Rian Johnson was clearly allowed to make his own film. It is a breath of fresh air in a string of stale franchise films (*cough* MARVEL *cough*). It is a deep, thoughtful and passionate franchise film that never feels tampered with by a boardroom of executives (*cough* DC *cough*). Johnson is clearly a fan of Star Wars, but on a different level than JJ Abrams. Abrams is a fan who favours fan-service over original material. Johnson is a filmmaker first, fan second. He has festered ideas about the characters, and themes and ideology related to the Star Wars universe. He presents a discussion on legacy, rebellion, religion, failure and hubris, all to the background of galactic Civil War in a galaxy far, far away. ‘The Last Jedi’ is a thoughtful and layered film that may be controversial amongst Star Wars fans, but if taking a risk results in this, then Hollywood need to take more risks.


From the opening scene, the film subverts any and all fan speculation. It’s a big middle-finger to the 2 years of internet speculation that audiences forced onto ‘The Force Awakens’ and ‘The Last Jedi’. This film will not be bound by wild theories, and narrative tropes of 7 other films before it. Certain characters aren’t explored as much as audiences hoped, but the same occurred in the OG Trilogy, and no complained then. Entire storylines result in no impact onto the narrative, which will annoy audiences, but others may find relief in a narrative that is unpredictable and unique in its payoff. It would be remiss to say the film will be loved by all. There are certain story and character elements that divert from audience expectations, from both a modern blockbuster and Star Wars, and will certainly divide some. But that is what makes films fun, is when there is something that is (when delivered well) unique.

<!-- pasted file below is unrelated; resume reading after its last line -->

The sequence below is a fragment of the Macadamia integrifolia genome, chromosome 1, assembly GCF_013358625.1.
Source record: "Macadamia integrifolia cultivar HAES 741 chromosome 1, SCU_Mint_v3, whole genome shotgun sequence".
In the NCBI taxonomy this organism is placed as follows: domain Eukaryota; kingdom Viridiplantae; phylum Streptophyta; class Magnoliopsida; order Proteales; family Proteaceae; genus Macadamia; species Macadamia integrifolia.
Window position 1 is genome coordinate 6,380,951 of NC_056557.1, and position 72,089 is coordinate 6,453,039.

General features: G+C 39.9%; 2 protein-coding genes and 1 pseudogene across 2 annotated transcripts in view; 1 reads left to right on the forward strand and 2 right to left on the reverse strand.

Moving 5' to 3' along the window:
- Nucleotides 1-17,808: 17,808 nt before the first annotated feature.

Star Wars is considered to be an ‘epic’ saga with space battles and Shakespearean-style drama. However, no Star Wars film has (personally) felt, ‘epic’. ‘The Last Jedi’ is EPIC. Each battle is intense and choreographed to perfection that it is fluid and frenetic, but is not confusing. Johnson manages to provide scale for every battle, from each ship that dog fights in space, to the boots-on-the-ground battles against lumbering machines. The space battles are equal to the Battle of Endor and Battle Over Coruscant in terms of creativeness and capturing the spirt of the World War II dog fights that inspired George Lucas. And the lightsabre battles are hands down the best in any Star Wars film. They are packed with unique fighting styles and creative lightsabre uses and mimic the fights see in Kurosawa films that also inspired Lucas.


‘The Last Jedi’ is the next ‘The Empire Strikes Back’ (and given time, may even surpass it). It is a film by a fan that is an ode to the saga and its inspirations that offers some of the sagas most memorable moments. The Force is indeed, strong with this one.